The Liveyeres and the fishermen who come down the coast from Newfoundland for the summer fishing mingle little. The locations of the fishing stations are owned by Newfoundlanders, and so long as the fishing grounds adjacent are profitable the harbours thus claimed are valuable as the only home life they know in summer. The Liveyeres have their own settlements as a rule, crude, rickety, uncertain joinings of rough board and scantling, mostly buried out of sight in mud and grass. Advantage is taken of the rocks to form one end or the back of the hut, and the only break in the surface of the landscape that attracts the eye is the stovepipe that protrudes through the mud and emits a white smoke that is the only “homey” thing in all Labrador.
There are a few settlements of Liveyeres that have come to be prominent points in Labrador. There they have congregated for many years in sufficient numbers to make a small village, and where the location happens to be a good fishing point there is a commercial importance that shows in the added energy of the inhabitant and the cluster of fishing boats that gather in the harbour. Spotted Islands and Batteau are but two of these points. Not many boats work from the former now, but the Liveyeres have clung to it and have erected a few buildings that look as permanent as any on the coast—which may be misleading to the uninitiated.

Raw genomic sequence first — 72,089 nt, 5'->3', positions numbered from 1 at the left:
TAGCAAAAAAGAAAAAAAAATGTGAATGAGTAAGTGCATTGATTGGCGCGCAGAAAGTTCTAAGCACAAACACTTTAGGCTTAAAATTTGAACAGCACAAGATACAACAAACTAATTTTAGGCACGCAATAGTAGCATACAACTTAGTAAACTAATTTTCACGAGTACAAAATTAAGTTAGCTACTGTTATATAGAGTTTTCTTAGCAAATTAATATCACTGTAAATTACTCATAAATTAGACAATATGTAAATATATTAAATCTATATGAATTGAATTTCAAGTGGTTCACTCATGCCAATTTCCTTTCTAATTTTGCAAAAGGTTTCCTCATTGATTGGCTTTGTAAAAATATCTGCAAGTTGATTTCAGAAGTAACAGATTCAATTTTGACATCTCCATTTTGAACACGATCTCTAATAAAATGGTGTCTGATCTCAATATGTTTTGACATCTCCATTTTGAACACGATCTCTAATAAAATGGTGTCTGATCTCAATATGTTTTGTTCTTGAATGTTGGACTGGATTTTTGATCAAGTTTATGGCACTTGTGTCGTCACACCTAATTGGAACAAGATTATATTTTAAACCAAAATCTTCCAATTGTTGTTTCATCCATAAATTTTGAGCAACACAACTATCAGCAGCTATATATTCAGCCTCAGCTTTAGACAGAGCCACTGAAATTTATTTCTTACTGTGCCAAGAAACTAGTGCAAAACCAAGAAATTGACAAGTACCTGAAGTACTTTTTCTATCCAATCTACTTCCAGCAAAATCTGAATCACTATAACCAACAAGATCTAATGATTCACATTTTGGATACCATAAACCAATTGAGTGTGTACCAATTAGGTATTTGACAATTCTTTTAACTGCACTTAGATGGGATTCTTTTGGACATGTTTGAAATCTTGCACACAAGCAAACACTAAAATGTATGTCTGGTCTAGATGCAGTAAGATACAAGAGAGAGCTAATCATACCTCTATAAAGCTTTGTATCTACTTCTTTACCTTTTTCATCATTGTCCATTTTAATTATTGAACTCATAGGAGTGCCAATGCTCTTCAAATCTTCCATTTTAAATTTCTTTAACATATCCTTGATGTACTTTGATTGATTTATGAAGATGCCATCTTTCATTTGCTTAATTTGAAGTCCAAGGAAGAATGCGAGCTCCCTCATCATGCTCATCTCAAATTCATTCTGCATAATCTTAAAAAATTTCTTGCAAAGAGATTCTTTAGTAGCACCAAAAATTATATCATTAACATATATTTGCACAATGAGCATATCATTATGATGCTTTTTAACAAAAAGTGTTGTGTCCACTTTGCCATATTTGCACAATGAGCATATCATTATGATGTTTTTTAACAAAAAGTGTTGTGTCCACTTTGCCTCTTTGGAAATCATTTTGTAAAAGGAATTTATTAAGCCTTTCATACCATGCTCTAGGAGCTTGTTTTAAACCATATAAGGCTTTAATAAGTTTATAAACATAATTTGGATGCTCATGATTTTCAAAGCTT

At Cartwright, one of the main ports of call, a number of Liveyeres reside, attracted perhaps by the Hudson’s Bay store and the bustle of the Hudson’s Bay wharf. Although the half-breed and Eskimo are not regarded as Liveyeres, they are so mixed with them that it is often impossible to make a distinction. Frequently a Liveyere looks as dark and foreign as the half-breeds, and in many cases it might not be wise to seek the truth.